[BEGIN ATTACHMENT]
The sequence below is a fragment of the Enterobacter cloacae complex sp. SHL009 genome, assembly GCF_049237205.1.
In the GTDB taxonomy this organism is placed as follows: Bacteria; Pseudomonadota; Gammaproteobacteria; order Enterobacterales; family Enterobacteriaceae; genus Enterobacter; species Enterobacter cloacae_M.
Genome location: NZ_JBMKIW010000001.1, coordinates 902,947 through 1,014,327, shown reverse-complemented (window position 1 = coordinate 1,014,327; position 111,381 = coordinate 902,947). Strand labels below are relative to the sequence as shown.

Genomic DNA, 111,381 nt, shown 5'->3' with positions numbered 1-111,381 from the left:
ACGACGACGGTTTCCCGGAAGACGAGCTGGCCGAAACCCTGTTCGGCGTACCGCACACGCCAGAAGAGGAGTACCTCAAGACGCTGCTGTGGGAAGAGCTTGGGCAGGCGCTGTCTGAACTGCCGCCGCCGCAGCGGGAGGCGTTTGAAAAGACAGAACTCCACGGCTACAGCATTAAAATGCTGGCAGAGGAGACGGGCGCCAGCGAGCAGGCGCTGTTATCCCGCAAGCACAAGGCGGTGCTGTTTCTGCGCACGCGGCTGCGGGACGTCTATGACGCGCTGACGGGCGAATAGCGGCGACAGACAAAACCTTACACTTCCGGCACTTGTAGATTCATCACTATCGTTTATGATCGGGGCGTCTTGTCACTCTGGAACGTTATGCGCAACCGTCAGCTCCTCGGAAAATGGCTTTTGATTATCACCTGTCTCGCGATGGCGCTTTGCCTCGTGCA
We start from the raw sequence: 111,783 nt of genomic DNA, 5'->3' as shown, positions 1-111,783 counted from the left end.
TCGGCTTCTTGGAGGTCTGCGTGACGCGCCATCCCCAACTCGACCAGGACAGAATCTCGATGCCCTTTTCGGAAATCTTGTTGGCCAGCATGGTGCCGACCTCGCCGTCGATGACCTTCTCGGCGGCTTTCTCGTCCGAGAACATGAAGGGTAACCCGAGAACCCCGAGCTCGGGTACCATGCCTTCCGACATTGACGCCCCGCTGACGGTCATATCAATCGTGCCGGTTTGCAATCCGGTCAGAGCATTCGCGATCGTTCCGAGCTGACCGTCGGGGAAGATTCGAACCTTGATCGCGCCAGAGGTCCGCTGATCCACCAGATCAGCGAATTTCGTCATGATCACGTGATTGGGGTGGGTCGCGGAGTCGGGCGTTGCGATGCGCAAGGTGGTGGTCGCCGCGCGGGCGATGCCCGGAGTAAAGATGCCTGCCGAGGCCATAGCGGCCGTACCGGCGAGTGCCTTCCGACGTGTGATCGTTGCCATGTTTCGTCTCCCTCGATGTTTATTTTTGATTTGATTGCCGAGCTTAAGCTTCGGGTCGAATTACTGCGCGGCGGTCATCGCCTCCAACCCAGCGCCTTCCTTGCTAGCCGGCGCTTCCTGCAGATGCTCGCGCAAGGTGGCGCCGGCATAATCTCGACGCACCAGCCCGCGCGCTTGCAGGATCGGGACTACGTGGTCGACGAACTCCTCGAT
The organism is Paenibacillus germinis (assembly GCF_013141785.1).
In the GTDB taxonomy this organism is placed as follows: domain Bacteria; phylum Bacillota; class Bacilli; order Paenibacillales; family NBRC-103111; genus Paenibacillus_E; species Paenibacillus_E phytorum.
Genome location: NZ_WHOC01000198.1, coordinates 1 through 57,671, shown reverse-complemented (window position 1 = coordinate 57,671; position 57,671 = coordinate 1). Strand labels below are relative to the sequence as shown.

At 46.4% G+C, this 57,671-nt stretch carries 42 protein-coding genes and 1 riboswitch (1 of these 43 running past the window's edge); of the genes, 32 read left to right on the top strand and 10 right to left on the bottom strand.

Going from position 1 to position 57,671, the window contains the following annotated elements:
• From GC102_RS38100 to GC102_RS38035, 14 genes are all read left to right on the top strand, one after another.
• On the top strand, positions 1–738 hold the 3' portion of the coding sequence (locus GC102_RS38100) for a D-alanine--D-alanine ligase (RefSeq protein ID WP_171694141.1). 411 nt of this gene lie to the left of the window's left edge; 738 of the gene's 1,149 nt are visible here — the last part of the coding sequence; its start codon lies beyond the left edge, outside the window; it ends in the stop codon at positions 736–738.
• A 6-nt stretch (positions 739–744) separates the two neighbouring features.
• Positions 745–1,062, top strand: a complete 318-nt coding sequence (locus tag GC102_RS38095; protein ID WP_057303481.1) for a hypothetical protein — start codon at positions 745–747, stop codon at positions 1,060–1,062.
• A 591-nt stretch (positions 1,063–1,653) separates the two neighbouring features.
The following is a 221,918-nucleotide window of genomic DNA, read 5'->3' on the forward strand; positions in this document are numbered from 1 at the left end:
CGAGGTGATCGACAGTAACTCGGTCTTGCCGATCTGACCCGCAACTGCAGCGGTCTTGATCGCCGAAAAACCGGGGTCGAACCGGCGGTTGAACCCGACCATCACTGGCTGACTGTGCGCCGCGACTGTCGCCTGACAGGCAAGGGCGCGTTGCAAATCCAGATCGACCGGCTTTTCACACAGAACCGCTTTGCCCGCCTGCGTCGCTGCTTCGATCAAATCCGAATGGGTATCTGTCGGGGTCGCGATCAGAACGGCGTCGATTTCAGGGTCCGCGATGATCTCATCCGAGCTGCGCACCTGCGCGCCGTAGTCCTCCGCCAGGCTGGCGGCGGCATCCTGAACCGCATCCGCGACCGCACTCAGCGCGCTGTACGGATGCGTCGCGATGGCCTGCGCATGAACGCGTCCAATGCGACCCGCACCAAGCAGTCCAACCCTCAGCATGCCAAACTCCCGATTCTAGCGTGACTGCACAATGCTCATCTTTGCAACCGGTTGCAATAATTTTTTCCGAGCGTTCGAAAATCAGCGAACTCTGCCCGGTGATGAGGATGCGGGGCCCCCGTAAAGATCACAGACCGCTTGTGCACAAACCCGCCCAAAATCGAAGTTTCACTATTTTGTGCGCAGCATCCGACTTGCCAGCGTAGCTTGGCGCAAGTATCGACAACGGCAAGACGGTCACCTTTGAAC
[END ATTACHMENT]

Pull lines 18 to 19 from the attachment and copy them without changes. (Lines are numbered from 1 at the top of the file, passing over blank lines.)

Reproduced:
The following is a 221,918-nucleotide window of genomic DNA, read 5'->3' on the forward strand; positions in this document are numbered from 1 at the left end:
CGAGGTGATCGACAGTAACTCGGTCTTGCCGATCTGACCCGCAACTGCAGCGGTCTTGATCGCCGAAAAACCGGGGTCGAACCGGCGGTTGAACCCGACCATCACTGGCTGACTGTGCGCCGCGACTGTCGCCTGACAGGCAAGGGCGCGTTGCAAATCCAGATCGACCGGCTTTTCACACAGAACCGCTTTGCCCGCCTGCGTCGCTGCTTCGATCAAATCCGAATGGGTATCTGTCGGGGTCGCGATCAGAACGGCGTCGATTTCAGGGTCCGCGATGATCTCATCCGAGCTGCGCACCTGCGCGCCGTAGTCCTCCGCCAGGCTGGCGGCGGCATCCTGAACCGCATCCGCGACCGCACTCAGCGCGCTGTACGGATGCGTCGCGATGGCCTGCGCATGAACGCGTCCAATGCGACCCGCACCAAGCAGTCCAACCCTCAGCATGCCAAACTCCCGATTCTAGCGTGACTGCACAATGCTCATCTTTGCAACCGGTTGCAATAATTTTTTCCGAGCGTTCGAAAATCAGCGAACTCTGCCCGGTGATGAGGATGCGGGGCCCCCGTAAAGATCACAGACCGCTTGTGCACAAACCCGCCCAAAATCGAAGTTTCACTATTTTGTGCGCAGCATCCGACTTGCCAGCGTAGCTTGGCGCAAGTATCGACAACGGCAAGACGGTCACCTTTGAAC